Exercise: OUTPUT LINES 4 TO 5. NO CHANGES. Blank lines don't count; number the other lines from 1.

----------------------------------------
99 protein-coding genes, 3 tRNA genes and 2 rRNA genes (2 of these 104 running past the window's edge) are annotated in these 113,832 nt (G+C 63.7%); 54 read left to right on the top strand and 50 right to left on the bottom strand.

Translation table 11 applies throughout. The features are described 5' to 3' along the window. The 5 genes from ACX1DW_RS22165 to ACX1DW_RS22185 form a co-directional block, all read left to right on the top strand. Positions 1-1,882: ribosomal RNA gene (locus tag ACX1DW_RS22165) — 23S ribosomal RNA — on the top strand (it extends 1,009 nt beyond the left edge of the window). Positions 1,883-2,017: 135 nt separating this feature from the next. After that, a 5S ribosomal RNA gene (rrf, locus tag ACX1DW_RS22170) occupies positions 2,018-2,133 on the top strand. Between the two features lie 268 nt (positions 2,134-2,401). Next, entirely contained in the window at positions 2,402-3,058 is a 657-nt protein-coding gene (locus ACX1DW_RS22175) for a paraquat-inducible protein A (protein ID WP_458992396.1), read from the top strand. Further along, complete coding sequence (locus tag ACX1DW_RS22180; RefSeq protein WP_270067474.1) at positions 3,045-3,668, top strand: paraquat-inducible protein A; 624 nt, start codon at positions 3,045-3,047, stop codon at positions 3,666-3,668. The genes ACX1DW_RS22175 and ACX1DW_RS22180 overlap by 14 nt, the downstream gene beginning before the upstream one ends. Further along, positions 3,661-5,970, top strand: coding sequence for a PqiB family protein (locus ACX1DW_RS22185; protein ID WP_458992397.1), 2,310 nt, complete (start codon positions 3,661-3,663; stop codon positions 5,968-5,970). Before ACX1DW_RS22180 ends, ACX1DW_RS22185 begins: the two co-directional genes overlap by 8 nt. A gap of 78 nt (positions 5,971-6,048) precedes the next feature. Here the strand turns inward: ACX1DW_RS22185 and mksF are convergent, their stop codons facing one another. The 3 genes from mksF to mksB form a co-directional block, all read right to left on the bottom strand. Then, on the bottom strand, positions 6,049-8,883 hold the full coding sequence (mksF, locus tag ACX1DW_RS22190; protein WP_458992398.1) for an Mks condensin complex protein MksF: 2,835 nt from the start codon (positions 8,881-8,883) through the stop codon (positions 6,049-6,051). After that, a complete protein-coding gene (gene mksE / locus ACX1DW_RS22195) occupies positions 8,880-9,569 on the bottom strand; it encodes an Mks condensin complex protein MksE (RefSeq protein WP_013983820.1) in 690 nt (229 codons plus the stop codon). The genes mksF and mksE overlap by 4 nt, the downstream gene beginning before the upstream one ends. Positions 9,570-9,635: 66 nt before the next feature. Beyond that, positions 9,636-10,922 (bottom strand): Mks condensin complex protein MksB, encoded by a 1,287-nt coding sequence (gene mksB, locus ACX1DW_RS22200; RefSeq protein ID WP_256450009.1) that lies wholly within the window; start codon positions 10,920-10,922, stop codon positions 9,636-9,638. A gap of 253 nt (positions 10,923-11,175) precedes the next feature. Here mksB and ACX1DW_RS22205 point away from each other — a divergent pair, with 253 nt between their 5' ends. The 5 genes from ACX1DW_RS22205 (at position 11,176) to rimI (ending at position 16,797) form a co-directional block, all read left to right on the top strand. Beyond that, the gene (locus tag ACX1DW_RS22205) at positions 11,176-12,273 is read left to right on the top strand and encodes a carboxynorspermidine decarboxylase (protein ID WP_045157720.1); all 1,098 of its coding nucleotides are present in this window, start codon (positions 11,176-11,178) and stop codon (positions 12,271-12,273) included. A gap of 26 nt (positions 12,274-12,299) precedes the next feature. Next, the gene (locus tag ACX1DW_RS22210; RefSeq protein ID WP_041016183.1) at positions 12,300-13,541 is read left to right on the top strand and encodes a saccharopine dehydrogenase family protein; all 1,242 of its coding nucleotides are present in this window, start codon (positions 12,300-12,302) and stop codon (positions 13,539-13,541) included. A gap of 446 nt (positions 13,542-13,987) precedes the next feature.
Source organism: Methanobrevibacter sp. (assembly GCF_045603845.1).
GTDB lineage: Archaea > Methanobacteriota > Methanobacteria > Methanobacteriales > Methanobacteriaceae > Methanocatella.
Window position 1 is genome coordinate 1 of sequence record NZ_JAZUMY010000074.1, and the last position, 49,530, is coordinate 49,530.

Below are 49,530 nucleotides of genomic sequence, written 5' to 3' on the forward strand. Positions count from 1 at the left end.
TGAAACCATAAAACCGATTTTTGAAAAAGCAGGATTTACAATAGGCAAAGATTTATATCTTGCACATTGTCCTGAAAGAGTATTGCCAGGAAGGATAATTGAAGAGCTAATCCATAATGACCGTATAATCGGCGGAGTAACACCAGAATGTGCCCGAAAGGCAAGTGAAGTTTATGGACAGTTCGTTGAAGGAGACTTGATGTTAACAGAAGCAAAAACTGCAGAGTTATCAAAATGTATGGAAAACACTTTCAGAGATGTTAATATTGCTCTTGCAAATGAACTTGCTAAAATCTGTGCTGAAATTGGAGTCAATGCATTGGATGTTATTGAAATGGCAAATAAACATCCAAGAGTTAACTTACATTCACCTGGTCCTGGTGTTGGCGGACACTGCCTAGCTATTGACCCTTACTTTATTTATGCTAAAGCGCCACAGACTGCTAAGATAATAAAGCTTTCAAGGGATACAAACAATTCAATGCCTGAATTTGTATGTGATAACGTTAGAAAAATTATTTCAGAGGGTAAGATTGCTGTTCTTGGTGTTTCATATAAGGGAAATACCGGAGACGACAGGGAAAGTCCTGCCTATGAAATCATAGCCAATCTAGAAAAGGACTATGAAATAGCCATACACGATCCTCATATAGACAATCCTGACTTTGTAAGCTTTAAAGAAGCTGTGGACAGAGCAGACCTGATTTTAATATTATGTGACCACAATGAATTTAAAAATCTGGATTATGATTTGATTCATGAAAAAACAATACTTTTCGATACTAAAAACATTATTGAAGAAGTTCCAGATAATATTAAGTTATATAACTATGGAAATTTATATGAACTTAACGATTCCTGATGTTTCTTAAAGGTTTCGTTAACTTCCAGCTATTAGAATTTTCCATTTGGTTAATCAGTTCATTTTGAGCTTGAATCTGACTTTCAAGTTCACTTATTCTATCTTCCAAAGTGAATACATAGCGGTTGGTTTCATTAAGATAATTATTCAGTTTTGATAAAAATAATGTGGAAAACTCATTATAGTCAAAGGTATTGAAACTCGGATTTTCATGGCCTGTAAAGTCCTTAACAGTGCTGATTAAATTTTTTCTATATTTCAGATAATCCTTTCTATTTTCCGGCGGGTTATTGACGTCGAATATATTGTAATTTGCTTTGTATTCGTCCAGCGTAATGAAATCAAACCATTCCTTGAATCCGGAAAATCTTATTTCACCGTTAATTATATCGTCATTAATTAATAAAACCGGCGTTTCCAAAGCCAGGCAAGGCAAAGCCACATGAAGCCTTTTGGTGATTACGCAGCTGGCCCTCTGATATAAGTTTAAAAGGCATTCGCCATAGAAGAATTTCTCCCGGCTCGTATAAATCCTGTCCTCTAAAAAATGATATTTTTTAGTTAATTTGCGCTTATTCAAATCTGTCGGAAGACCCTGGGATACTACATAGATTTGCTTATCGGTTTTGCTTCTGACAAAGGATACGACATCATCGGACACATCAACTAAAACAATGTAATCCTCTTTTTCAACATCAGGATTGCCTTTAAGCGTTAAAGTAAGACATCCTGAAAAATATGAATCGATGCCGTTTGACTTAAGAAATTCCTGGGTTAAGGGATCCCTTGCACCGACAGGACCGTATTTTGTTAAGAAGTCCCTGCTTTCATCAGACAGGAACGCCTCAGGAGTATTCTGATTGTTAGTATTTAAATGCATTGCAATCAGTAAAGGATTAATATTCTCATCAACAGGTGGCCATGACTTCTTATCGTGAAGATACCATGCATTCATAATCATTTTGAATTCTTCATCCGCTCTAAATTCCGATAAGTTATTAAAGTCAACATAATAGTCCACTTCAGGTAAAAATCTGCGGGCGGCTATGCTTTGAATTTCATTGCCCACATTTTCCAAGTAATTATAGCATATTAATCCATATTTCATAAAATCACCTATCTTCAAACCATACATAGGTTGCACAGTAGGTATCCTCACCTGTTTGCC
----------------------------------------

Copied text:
GTDB lineage: Archaea > Methanobacteriota > Methanobacteria > Methanobacteriales > Methanobacteriaceae > Methanocatella.
Window position 1 is genome coordinate 1 of sequence record NZ_JAZUMY010000074.1, and the last position, 49,530, is coordinate 49,530.